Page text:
Los Angeles Times, October 1929
I first encountered the Great Eleven cult while researching a true crime bus tour called Wild Wild West Side for Esotouric. The cult's mixture of esoteric absurdity, brutality and sex appeal was fascinating, and I accumulated a large file of press clippings and legal documents in an attempt to understand their motivations. Passengers on the tour were similarly captivated by the cult's bizarre antics, and quite moved when we paid a graveyard visit to their youngest victim, Willa Rhoads.
Raymond Chandler, circa 1920s
My other task on this tour was introducing Thomas H. James, a crusading Los Angeles policeman and likely model for Chandler's white knight detective Philip Marlowe.
The two narratives blended together as I shared my research—which grew to include James' scarce self-published pamphlet Chief Steckel Unmasked (a gift from the writer Lynn Peril) and writings and historic documents from the collection of Rick Baudé, whose mother is the last surviving member of the cult.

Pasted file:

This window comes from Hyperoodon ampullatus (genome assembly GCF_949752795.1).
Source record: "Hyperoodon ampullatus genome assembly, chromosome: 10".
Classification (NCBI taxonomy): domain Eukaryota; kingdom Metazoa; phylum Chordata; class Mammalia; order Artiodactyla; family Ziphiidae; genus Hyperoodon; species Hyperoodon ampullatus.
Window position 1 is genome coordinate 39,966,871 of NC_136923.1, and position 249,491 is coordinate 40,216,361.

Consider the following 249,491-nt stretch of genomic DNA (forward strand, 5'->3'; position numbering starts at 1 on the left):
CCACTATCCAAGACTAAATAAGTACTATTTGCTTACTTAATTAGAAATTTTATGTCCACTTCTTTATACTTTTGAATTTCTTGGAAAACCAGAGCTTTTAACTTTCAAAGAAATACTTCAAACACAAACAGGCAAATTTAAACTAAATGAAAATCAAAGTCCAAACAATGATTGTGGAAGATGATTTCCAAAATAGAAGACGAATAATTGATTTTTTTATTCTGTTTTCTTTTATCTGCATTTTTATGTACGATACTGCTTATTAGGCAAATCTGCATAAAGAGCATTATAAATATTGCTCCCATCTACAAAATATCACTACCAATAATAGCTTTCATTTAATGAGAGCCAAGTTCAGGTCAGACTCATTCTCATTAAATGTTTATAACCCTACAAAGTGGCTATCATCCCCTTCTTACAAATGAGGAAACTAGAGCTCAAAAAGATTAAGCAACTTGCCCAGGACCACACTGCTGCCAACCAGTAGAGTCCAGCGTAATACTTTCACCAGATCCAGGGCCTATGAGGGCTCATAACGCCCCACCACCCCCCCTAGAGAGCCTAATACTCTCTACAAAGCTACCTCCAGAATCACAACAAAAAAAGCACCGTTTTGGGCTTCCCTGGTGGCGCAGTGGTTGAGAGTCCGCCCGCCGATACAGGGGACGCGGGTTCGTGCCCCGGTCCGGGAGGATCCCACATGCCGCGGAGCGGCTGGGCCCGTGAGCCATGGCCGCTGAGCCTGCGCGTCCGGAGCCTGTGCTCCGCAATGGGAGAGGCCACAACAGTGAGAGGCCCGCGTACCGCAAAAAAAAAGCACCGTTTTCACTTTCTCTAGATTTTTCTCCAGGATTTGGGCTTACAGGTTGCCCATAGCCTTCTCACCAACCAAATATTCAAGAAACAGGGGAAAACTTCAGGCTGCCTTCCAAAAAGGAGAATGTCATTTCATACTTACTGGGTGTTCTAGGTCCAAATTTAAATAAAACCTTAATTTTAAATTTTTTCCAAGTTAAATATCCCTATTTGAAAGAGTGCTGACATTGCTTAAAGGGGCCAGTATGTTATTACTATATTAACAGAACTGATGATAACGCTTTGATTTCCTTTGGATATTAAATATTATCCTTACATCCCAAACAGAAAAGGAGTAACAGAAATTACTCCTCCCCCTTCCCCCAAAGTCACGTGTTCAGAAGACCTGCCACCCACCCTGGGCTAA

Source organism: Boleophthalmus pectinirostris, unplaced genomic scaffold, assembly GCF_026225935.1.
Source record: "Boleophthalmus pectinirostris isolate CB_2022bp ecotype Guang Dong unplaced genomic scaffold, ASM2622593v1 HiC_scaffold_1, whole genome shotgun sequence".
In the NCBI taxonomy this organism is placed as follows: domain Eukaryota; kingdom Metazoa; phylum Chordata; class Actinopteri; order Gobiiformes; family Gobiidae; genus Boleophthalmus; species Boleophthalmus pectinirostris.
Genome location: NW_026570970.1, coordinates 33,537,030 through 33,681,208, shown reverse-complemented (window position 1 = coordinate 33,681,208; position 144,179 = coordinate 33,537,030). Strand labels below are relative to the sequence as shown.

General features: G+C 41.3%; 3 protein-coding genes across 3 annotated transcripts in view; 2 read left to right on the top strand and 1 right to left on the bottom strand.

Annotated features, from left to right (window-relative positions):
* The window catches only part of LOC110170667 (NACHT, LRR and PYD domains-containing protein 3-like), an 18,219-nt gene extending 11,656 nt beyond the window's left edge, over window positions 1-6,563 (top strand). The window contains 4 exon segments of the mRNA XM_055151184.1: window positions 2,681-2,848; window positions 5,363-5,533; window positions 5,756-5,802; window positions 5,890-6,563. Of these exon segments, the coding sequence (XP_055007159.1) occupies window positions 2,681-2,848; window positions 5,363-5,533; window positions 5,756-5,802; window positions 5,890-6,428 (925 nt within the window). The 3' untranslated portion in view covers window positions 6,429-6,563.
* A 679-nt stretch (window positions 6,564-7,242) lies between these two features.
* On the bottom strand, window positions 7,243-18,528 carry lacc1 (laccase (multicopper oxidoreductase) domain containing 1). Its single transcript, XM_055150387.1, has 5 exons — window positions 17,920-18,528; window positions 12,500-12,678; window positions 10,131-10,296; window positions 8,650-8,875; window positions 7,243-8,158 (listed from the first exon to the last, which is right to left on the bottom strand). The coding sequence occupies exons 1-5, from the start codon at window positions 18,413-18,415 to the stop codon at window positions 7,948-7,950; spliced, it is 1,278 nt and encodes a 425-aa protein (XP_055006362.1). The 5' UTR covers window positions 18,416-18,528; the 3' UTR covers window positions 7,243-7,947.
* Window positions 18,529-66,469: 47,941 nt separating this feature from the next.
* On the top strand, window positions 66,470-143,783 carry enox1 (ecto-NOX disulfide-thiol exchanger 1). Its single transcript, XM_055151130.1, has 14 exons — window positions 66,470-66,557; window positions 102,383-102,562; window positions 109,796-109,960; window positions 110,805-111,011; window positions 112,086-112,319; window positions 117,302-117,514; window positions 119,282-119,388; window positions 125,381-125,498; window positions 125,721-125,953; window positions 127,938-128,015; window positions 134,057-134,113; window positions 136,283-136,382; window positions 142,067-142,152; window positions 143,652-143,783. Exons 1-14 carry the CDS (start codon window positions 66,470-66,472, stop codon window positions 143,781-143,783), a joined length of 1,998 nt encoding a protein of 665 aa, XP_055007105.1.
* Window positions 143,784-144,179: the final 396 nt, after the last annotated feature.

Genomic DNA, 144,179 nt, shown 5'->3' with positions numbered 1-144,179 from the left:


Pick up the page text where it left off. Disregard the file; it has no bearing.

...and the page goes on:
With each successive telling, I felt I understood the characters and their city better. I yearned to do something more with them, but what? How could I tell these concurrent, but not necessarily connected, stories outside of the specialized format of a bus tour?
Lonely old people—financial fraudsters—Raymond Chandler and his women—crooked politicians— idealistic cops—missing husbands—golden idols—the great bubble of boomtown Los Angeles about to burst—oil—alcohol—milk—blood. It all simmered together in my brain until, one day, I saw the pieces of the puzzle start to click into place, and the form they took was fiction.
It wasn't what had actually happened, but it absolutely could have been.
I set down mental pins representing the facts of the fraud against Clifford Dabney. Then I put Raymond Chandler and Thomas H. James on the set, and moved them among the other figures. I could feel the story meshing like the wheels inside a clock.
Chandler with Dorothy Fisher.
But there was something missing—or rather someone. If you know your Raymond Chandler, you know he was worthless without a smart secretary at his side. And so I created the character of Muriel Fischer, her name and aspects of her personality a nod to Chandler's Paramount Studios secretary Dorothy Fisher, who I was privileged to know at the end of her life.
Once Muriel was in the picture, everything came alive.
The result is The Kept Girl, my first novel. You can read the first few pages here.